Joanna Hart, MD, MSHP, David Asch, MD, MBA, and Roy Rosin, MBA, of the Penn Medicine Center for Health Care Innovation
Akriti Mishra, MS, Mary Putt, PhD, ScD, Andrea Troxel, ScD, Kevin Volpp, MD, PhD, Harsha Thirumurthy, PhD, Kelly Zentgraf, MA, Cathy Reitz, MPH, and Karen Hoffer, BS

Socializing before heading out to dinner are (above, left) Joanna Hart, MD, MSHP, Instructor of Medicine in the Perelman School of Medicine and LDI Senior Fellow; David Asch, MD, MBA, Executive Director of the Penn Medicine Center for Health Care Innovation and LDI Senior Fellow; and Roy Rosin, MBA, Penn Medicine Chief Innovation Officer and LDI Senior Fellow. Above, right, are (lower left, going clockwise) Akriti Mishra, MS, CHIBE Statistical Analyst; Mary Putt, PhD, ScD, Professor of Biostatistics and Epidemiology at Perelman School of Medicine; Andrea Troxel, ScD, Director of the Division of Biostatistics at NYU Langone Health; Kevin Volpp, MD, PhD, CHIBE Director and LDI Senior Fellow; Harsha Thirumurthy, PhD, CHIBE Associate Director; Kelly Zentgraf, MA, Clinical Research Coordinator at the Center for Mental Health Policy and Services Research; Cathy Reitz, MPH, CHIBE Clinical Research Coordinator; and Karen Hoffer, BS, CHIBE Project Manager.

Roybal Behavioral Economics Retreat poster session at Skytop Lodge
Erich Dress, MPH, MBE, Scott Halpern, MD, PhD, and Jingsan Zhu, MS, MBA

Always a lively social event, the retreat’s evening poster session (above, left) highlighted the work of dozens of established behavioral scientists as well as the trainees they mentor. Above, right, Erich Dress, MPH, MBE, Project Manager of Penn Medicine’s Palliative and Advanced Illness Research Center (PAIR), discusses his poster with Penn’s Scott Halpern, MD, PhD, and Jingsan Zhu, MS, MBA, CHIBE Assistant Director of Data Analytics.

Alisa Stephens-Shields, PhD, of the Center for Clinical Epidemiology and Biostatistics Assistant Professor in a game of lawn bowling
George Loewenstein, Kevin Volpp, Kristin Underhill, and Harsha Thirumurthy, PhD, engaged in a game of lawn bowling at a scientific conference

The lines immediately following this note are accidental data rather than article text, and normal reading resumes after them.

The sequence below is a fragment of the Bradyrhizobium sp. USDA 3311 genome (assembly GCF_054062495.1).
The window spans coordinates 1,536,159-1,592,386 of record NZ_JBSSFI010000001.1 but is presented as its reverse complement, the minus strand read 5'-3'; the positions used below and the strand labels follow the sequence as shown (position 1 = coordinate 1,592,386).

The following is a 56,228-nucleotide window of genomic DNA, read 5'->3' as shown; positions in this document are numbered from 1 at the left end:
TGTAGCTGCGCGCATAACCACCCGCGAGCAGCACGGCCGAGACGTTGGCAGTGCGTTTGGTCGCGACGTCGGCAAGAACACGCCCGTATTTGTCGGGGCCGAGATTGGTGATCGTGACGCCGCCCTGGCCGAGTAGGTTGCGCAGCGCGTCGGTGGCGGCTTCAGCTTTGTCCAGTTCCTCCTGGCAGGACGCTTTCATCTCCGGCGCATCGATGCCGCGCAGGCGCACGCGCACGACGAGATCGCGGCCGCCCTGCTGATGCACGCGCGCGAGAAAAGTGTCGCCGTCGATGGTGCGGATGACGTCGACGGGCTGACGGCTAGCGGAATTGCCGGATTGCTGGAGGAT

The team-building activities this year were lawn bowling, a nature hike to a mountainside waterfall, and exhilarating zip lines through the treetops. Skytop has built an official bowling green for the genteel sport whose roots go back nine centuries. Above, left, in stylish form, Center for Clinical Epidemiology and Biostatistics Assistant Professor and LDI Senior Fellow Alisa Stephens-Shields, PhD, lets one fly. Behind her are Wharton PhD candidate Samuel Skowronek, CHIBE Biostatistician Erkuan Wang, MA, and Penn Medicine Center for Health Care Innovation Design Strategist Michael Begley, MA. Above, right, George Loewenstein rolls one out toward the “jack” — the little white ball that players try to get close to. Team partner Kevin Volpp looks on while Columbia Law School Associate Professor Kristin Underhill, JD, DPhil, MSc, and CHIBE Associate Director Harsha Thirumurthy, PhD, await their turn. Underhill and Thirumurthy later emerged as the undefeated champions of the lawn bowling tournament.

On a break, attendees at the 2018 Penn/CMU Roybal Behavioral Economics Retreat trek to a nearby Pocono waterfall.

Photos: Joelle Friedman
The visual payoff of the trek through the mountain trails around Skytop was the arrival at Indian Ladder Falls, a cascade of multiple waterfalls. The name recalls the long history of Native American tribes in the region whose very name — Poconos — comes from the Munsee tribe word “Pakawachne,” and roughly translates to “a place of mountain streams.”

On a break, attendees at the 2018 Penn/CMU Roybal Behavioral Economics Retreat zoom down the new Skytop Lodge zip line.
On a break, attendees at the 2018 Penn/CMU Roybal Behavioral Economics Retreat zoom down the new Skytop Lodge zip line.

Photos: Jingsan Zhu

A relatively new addition to the Skytop recreational areas is the zip line center. Above, left, CHIBE Administrative Coordinator Dana Opiela joins the zip line guide on the top-left platform, with CHIBE Administrative Coordinator Samantha Fellman about to climb the ladder as Health Care Innovation Center Clinical Operations Specialist Stephanie Brown gets ready next to her. In the other tree photo, Fellman nears the top of the ladder as Brown watches from below. Above, right, hooked up and flying free, Fellman zips out through the treetops.